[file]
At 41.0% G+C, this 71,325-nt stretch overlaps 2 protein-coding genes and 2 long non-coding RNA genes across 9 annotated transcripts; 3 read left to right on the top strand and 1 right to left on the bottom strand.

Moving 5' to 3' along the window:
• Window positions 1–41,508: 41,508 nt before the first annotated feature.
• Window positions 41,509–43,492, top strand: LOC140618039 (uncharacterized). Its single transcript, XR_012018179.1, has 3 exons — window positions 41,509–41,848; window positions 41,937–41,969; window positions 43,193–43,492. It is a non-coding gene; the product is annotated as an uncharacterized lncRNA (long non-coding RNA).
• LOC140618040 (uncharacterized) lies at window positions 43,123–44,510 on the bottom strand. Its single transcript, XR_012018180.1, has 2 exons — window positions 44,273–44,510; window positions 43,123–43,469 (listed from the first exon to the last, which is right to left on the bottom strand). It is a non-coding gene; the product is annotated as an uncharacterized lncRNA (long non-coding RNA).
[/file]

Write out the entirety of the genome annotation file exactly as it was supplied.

At 41.0% G+C, this 71,325-nt stretch overlaps 2 protein-coding genes and 2 long non-coding RNA genes across 9 annotated transcripts; 3 read left to right on the top strand and 1 right to left on the bottom strand.

Moving 5' to 3' along the window:
• Window positions 1–41,508: 41,508 nt before the first annotated feature.
• Window positions 41,509–43,492, top strand: LOC140618039 (uncharacterized). Its single transcript, XR_012018179.1, has 3 exons — window positions 41,509–41,848; window positions 41,937–41,969; window positions 43,193–43,492. It is a non-coding gene; the product is annotated as an uncharacterized lncRNA (long non-coding RNA).
• LOC140618040 (uncharacterized) lies at window positions 43,123–44,510 on the bottom strand. Its single transcript, XR_012018180.1, has 2 exons — window positions 44,273–44,510; window positions 43,123–43,469 (listed from the first exon to the last, which is right to left on the bottom strand). It is a non-coding gene; the product is annotated as an uncharacterized lncRNA (long non-coding RNA).